In a recent
decision, a federal district court in California remanded a
case back to state court after finding that a hospital's state
law claims against an insurance company were not controlled by the
federal Employee Retirement Income Security Act (ERISA) or
otherwise by federal Medicare law.
In this case, the hospital contracted with the insurance company
to provide care for authorized enrollees at a discounted services
rate. The hospital brought suit against the insurance company,
alleging that the insurance company did not pay amounts due to the
hospital in situations in which Medicare was the primary payer for
services and the insurance company was the secondary payer. The
insurance company removed the case to federal court on grounds that
the claims involved matters under ERISA and questions of federal
Medicare law. The federal court held that ERISA does not apply and
Medicare does not affect the hospital's claims against the
insurance company. As such, the contract claims should be decided
in a state court.
The following are the three key takeaways from the California
district court's decision:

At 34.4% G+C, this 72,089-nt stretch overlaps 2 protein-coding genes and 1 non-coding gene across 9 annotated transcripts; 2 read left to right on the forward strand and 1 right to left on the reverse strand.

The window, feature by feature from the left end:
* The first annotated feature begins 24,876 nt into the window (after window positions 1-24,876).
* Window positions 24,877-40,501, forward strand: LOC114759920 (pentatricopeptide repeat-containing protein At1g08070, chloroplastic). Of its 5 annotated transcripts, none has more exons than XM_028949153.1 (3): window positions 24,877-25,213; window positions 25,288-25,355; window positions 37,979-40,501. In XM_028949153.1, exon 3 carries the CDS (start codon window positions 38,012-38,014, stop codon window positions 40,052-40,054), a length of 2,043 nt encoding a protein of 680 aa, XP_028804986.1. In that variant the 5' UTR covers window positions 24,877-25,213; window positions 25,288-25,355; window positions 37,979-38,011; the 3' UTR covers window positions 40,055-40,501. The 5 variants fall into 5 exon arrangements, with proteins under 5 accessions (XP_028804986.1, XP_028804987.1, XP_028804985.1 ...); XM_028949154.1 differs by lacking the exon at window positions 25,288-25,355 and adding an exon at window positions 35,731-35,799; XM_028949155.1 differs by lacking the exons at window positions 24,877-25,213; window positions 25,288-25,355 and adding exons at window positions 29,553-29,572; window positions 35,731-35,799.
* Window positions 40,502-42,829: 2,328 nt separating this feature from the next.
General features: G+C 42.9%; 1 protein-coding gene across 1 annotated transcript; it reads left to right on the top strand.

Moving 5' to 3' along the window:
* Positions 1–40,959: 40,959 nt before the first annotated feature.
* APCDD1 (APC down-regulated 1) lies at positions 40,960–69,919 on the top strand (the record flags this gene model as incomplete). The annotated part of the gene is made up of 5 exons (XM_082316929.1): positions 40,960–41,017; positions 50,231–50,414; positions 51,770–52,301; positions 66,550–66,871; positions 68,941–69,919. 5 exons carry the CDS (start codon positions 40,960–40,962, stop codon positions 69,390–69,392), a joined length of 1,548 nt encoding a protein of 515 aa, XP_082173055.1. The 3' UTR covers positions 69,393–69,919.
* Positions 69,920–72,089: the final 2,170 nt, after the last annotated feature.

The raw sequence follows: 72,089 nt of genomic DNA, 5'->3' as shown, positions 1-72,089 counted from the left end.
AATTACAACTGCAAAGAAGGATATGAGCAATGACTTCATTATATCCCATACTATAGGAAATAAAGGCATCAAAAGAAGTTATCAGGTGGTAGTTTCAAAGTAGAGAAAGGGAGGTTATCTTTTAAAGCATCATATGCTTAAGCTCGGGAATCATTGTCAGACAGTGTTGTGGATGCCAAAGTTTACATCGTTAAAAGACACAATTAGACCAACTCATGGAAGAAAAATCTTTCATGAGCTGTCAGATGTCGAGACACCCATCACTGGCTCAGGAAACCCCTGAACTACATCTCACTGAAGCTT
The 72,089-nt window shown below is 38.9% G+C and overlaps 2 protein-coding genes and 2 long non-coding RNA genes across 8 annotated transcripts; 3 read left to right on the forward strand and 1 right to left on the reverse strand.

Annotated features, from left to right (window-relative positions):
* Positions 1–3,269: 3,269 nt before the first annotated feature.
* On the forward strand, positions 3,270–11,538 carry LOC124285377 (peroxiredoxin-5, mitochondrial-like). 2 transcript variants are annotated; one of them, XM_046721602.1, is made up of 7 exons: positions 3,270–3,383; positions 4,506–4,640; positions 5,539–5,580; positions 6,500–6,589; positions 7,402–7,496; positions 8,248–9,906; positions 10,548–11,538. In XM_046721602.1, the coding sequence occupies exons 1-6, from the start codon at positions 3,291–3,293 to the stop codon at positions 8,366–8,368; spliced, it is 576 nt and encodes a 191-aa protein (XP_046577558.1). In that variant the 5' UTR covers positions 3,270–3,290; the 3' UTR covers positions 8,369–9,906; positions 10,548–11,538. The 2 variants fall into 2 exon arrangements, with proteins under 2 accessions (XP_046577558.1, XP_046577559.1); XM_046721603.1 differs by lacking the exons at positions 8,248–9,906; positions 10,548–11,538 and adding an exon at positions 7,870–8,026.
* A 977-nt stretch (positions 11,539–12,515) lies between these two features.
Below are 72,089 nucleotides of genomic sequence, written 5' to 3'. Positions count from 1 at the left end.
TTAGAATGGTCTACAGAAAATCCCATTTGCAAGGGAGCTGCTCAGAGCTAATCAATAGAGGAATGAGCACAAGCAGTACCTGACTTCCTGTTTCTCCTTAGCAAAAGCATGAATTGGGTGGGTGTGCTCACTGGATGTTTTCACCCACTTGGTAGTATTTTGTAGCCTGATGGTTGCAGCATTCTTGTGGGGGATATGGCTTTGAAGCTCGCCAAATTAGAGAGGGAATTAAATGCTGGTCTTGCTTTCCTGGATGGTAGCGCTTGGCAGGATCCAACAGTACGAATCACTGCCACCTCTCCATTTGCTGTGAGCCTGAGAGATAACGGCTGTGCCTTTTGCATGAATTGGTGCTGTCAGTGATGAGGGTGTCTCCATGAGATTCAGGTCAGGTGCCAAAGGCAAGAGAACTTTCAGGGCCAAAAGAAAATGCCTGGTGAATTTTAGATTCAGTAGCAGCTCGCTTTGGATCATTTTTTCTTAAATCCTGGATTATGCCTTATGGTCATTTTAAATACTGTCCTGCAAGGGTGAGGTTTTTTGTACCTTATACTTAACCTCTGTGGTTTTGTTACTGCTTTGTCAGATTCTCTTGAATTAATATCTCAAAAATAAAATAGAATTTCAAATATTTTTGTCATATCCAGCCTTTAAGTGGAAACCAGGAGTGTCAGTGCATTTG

ERISA May Not Apply to Contract Disputes Between
Hospitals and Insurers. In this case, the court found that
the hospital's claims against the insurance company arose from
the terms of the agreement between the hospital and the insurance
company. Because the insurance company's obligation to the
hospital is based on a contract and not based on ERISA, the
obligation exists whether or not an ERISA plan does.
Even if Some of the Patients are Covered by ERISA, the
Contract Claims May Fall Outside the Terms of ERISA Plans.
The insurance company argued that because the hospital is
attempting to recover for the treatment of patients and some of
those patients are covered by ERISA, the federal law controls the
hospital's claims. However, the court rejected the insurance
company's argument and held that, because the hospital's
contract claims could not be brought by patient-assignors, these
were not claims for benefits under terms of ERISA plans.
Even if Medicare is the Primary Payer, Contract
Disputes between Hospitals and Secondary Payer Insurers May Not
Fall Under Medicare Provisions. The insurance company
argued that Medicare law prevents the hospital from prevailing on
its state law claims and, therefore, a federal court must resolve
the Medicare issue. Even though Medicare is mentioned in the
hospital's complaint, the court found that the hospital's
contract claims do not require resolution of any Medicare issues.
The court held that "no provision of Medicare constitutes an
essential element of the state law claims" and, therefore, a
state court, rather than a federal court, should have jurisdiction
over the hospital's state law claims.
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